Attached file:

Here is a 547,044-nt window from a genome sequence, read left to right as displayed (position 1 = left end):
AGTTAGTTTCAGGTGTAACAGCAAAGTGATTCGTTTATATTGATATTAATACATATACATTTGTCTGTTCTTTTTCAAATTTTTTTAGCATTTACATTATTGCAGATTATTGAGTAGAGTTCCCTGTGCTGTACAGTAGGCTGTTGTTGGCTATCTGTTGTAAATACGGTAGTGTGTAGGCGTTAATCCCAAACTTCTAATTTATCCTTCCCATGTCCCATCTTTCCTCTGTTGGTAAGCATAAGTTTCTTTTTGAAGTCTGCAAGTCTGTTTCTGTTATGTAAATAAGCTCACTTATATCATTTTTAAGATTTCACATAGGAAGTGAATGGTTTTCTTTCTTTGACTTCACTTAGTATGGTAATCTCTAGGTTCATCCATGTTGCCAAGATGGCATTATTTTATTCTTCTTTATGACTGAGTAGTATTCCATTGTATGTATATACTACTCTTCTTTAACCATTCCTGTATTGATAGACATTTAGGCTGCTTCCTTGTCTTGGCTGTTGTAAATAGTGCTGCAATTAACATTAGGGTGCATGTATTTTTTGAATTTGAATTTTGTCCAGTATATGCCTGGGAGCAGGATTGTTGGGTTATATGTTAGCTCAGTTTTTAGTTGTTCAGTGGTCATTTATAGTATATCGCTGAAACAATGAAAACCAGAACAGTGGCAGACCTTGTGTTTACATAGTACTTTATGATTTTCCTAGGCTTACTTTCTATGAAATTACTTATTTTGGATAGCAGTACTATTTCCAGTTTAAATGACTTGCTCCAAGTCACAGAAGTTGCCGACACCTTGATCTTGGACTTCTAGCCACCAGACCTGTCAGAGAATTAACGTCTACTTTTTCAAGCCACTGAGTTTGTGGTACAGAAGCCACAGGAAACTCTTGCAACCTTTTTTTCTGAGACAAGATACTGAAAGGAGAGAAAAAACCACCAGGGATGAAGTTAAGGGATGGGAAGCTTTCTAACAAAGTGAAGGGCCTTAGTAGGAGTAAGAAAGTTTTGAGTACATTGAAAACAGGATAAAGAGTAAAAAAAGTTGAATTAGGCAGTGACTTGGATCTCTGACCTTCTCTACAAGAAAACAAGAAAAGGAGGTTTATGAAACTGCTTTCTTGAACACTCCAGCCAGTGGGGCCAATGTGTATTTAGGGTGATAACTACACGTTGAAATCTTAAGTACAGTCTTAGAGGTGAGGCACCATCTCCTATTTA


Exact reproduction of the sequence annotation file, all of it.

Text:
Here is a 547,044-nt window from a genome sequence, read left to right as displayed (position 1 = left end):
AGTTAGTTTCAGGTGTAACAGCAAAGTGATTCGTTTATATTGATATTAATACATATACATTTGTCTGTTCTTTTTCAAATTTTTTTAGCATTTACATTATTGCAGATTATTGAGTAGAGTTCCCTGTGCTGTACAGTAGGCTGTTGTTGGCTATCTGTTGTAAATACGGTAGTGTGTAGGCGTTAATCCCAAACTTCTAATTTATCCTTCCCATGTCCCATCTTTCCTCTGTTGGTAAGCATAAGTTTCTTTTTGAAGTCTGCAAGTCTGTTTCTGTTATGTAAATAAGCTCACTTATATCATTTTTAAGATTTCACATAGGAAGTGAATGGTTTTCTTTCTTTGACTTCACTTAGTATGGTAATCTCTAGGTTCATCCATGTTGCCAAGATGGCATTATTTTATTCTTCTTTATGACTGAGTAGTATTCCATTGTATGTATATACTACTCTTCTTTAACCATTCCTGTATTGATAGACATTTAGGCTGCTTCCTTGTCTTGGCTGTTGTAAATAGTGCTGCAATTAACATTAGGGTGCATGTATTTTTTGAATTTGAATTTTGTCCAGTATATGCCTGGGAGCAGGATTGTTGGGTTATATGTTAGCTCAGTTTTTAGTTGTTCAGTGGTCATTTATAGTATATCGCTGAAACAATGAAAACCAGAACAGTGGCAGACCTTGTGTTTACATAGTACTTTATGATTTTCCTAGGCTTACTTTCTATGAAATTACTTATTTTGGATAGCAGTACTATTTCCAGTTTAAATGACTTGCTCCAAGTCACAGAAGTTGCCGACACCTTGATCTTGGACTTCTAGCCACCAGACCTGTCAGAGAATTAACGTCTACTTTTTCAAGCCACTGAGTTTGTGGTACAGAAGCCACAGGAAACTCTTGCAACCTTTTTTTCTGAGACAAGATACTGAAAGGAGAGAAAAAACCACCAGGGATGAAGTTAAGGGATGGGAAGCTTTCTAACAAAGTGAAGGGCCTTAGTAGGAGTAAGAAAGTTTTGAGTACATTGAAAACAGGATAAAGAGTAAAAAAAGTTGAATTAGGCAGTGACTTGGATCTCTGACCTTCTCTACAAGAAAACAAGAAAAGGAGGTTTATGAAACTGCTTTCTTGAACACTCCAGCCAGTGGGGCCAATGTGTATTTAGGGTGATAACTACACGTTGAAATCTTAAGTACAGTCTTAGAGGTGAGGCACCATCTCCTATTTA